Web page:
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2 Stocks That Are Too Cheap to Ignore

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It’s never been more important to own cheap stocks. For more than 50 years, simply buying cheap stocks has been a reliable way to outperform the market. That’s because investing is largely an expectations game.

If results exceed expectations, the stock price usually goes up. Cheap stocks, by definition, have low expectations, making it easier for them to beat consensus estimates.

Even in a pricey market, cheap stocks exist. The following two picks are getting too cheap to ignore.

Trust the discount

Whenever Fairfax Financial Holdings Ltd (TSX:FFH) has traded near book value, it’s always been a good time to buy. Since 1985, shareholders have experienced annual gains above 17%.

Few stocks can match this long-term track record of performance. It’s a big reason why Prem Watsa, the founder and CEO of Fairfax Financial, is often compared to Warren Buffett. In many ways, Fairfax Financial is like a mini Berkshire Hathaway Inc.

Currently, the stock trades at exactly 1.0 times book value, a five-year low. This appears to be a very compelling buying opportunity.

Fairfax Financial owns and operates a variety of insurance businesses. These subsidiaries provide the parent holding company with huge amounts of permanent capital – – that is, capital available to reinvest regardless of market conditions.

This allows Fairfax Financial to invest large sums of money throughout the market cycle, a huge advantage when prices plummet and liquidity tumbles.

Buying at book value means the market is ascribing no premium to the company’s historical success. It’s looking at that 17% annual return number and deciding that it doesn’t warrant any special consideration. That’s a crazy assumption.

Every factor that contributed to the company’s past success is still intact. Prem Watsa is just 66 years old. That’s decades younger than Buffett who will soon turn 89 years old.

The company is also worth just $17 billion, giving it decades of potential runway for growth. Berkshire Hathaway, for comparison, is worth more than $500 billion.

The market isn’t respecting Fairfax’s multi-decade history of success. Now is your chance to capitalize.

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Bet the spread

When it comes to investing in mining companies, there’s one simple trick for success: buy just before the production premium is applied. What does that mean? Resource companies are often lumped into two categories.

The first is pre-production, which, as the name implies, means the company isn’t actually producing any output yet. The second is post-production, which means the company is churning out sellable materials every quarter and generating revenue.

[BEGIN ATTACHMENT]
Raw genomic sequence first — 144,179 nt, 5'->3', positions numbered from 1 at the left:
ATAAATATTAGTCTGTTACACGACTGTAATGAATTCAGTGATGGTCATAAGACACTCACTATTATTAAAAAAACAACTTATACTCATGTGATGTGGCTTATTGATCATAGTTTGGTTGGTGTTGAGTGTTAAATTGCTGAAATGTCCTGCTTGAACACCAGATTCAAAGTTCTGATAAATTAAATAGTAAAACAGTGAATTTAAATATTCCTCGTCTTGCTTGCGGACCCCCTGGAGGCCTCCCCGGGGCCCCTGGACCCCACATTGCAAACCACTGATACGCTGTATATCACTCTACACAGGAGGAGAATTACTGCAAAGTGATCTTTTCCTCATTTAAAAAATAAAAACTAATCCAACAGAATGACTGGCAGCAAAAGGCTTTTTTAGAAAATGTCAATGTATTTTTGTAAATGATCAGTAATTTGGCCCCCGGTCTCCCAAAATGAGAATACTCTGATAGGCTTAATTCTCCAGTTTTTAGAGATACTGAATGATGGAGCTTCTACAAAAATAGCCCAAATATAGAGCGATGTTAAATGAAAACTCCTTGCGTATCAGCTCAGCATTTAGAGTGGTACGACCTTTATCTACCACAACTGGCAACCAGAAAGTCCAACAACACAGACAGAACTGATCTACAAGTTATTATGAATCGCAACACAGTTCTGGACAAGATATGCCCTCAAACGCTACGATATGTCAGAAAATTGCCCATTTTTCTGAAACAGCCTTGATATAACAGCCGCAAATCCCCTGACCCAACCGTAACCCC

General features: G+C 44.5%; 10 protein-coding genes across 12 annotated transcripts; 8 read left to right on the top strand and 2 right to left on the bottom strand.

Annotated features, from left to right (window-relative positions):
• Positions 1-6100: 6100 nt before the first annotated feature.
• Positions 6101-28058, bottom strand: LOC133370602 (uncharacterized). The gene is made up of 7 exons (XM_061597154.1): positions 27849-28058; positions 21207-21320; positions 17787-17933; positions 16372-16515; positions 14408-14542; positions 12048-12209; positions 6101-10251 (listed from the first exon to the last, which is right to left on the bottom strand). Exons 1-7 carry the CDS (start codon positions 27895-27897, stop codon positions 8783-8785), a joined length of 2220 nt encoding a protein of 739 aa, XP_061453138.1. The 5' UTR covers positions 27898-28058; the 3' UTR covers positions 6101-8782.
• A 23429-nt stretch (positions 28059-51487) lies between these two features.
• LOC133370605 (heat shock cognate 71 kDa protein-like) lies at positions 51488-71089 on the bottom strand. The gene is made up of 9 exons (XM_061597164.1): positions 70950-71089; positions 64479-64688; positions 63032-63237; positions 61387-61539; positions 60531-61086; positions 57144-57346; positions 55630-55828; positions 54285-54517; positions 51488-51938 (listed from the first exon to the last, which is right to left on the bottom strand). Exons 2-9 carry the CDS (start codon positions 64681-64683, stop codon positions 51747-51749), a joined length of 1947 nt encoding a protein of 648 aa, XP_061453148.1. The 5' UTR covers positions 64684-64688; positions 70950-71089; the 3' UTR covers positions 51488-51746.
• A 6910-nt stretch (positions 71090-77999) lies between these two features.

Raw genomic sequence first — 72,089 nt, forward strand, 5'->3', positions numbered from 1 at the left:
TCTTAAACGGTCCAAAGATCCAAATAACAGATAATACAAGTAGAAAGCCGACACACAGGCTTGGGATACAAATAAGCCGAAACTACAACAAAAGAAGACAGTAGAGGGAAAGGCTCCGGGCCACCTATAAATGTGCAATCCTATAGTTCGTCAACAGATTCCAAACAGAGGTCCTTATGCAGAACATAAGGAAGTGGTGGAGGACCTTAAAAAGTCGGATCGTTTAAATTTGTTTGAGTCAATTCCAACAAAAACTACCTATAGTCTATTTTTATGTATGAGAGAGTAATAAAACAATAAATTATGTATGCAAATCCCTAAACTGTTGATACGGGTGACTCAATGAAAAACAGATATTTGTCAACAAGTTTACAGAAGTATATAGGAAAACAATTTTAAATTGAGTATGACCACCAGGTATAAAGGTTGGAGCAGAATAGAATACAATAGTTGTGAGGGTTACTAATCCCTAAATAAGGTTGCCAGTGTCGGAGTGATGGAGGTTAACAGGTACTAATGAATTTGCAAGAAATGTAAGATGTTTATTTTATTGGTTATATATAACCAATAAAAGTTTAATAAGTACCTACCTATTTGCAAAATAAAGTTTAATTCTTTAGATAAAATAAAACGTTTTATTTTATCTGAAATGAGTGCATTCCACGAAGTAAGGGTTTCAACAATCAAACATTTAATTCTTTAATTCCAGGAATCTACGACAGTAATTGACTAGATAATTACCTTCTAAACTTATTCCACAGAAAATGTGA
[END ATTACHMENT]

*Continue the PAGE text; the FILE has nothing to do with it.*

Companies in pre-production receive a huge discount to their valuation. Sometimes, they’re worth just 10% to 20% of their producing peers. Often the discount is justified, as countless companies fail to evolve into a production-worthy business.

But if you can buy before production begins, you can double, triple, or even quadruple your money once the market re-rates the stock higher.

Lithium Americas Corp. (TSX:LAC)(NYSE:LAC) is a perfect opportunity to execute this strategy. The company has been developing its lithium mine in Argentina for nearly a decade. All of the necessary financing and infrastructure is now in place.

Production should begin next year, with free cash flow possible within the first few quarters of operation. I’ve estimated that its mining assets could be worth around $20 per share, but because the company is pre-production, the stock is being priced at just $5 per share.

Betting on a valuation spike following first production could pay off in 12 months or less.

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This article represents the opinion of the writer, who may disagree with the “official” recommendation position of a Motley Fool premium service or advisor. We’re Motley! Questioning an investing thesis — even one of our own — helps us all think critically about investing and make decisions that help us become smarter, happier, and richer, so we sometimes publish articles that may not be in line with recommendations, rankings or other content.

The Motley Fool owns shares of Berkshire Hathaway (B shares) and has the following options: short January 2021 $200 puts on Berkshire Hathaway (B shares) and long January 2021 $200 calls on Berkshire Hathaway (B shares). Fairfax Financial is a recommendation of Stock Advisor Canada. Fool contributor Ryan Vanzo has no position in any stocks mentioned.

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